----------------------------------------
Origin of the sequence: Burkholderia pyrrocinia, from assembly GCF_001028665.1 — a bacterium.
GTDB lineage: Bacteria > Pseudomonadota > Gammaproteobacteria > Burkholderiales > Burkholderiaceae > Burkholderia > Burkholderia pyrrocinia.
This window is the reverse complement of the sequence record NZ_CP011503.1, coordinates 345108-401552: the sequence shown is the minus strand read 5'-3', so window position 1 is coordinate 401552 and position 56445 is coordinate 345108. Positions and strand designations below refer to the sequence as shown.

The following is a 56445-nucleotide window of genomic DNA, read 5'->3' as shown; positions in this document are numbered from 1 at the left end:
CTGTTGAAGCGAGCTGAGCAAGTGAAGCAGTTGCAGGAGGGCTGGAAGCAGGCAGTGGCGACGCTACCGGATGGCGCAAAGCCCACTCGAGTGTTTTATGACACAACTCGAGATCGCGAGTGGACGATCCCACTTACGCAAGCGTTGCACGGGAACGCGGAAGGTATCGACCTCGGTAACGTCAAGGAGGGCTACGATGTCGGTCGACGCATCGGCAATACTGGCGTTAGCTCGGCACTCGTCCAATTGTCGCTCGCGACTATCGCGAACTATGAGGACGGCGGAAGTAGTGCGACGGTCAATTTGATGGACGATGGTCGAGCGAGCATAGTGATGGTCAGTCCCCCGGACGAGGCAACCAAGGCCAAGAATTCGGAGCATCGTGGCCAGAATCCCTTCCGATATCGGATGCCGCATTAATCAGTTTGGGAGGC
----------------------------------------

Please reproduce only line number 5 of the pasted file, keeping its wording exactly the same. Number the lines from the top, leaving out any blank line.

CTGTTGAAGCGAGCTGAGCAAGTGAAGCAGTTGCAGGAGGGCTGGAAGCAGGCAGTGGCGACGCTACCGGATGGCGCAAAGCCCACTCGAGTGTTTTATGACACAACTCGAGATCGCGAGTGGACGATCCCACTTACGCAAGCGTTGCACGGGAACGCGGAAGGTATCGACCTCGGTAACGTCAAGGAGGGCTACGATGTCGGTCGACGCATCGGCAATACTGGCGTTAGCTCGGCACTCGTCCAATTGTCGCTCGCGACTATCGCGAACTATGAGGACGGCGGAAGTAGTGCGACGGTCAATTTGATGGACGATGGTCGAGCGAGCATAGTGATGGTCAGTCCCCCGGACGAGGCAACCAAGGCCAAGAATTCGGAGCATCGTGGCCAGAATCCCTTCCGATATCGGATGCCGCATTAATCAGTTTGGGAGGC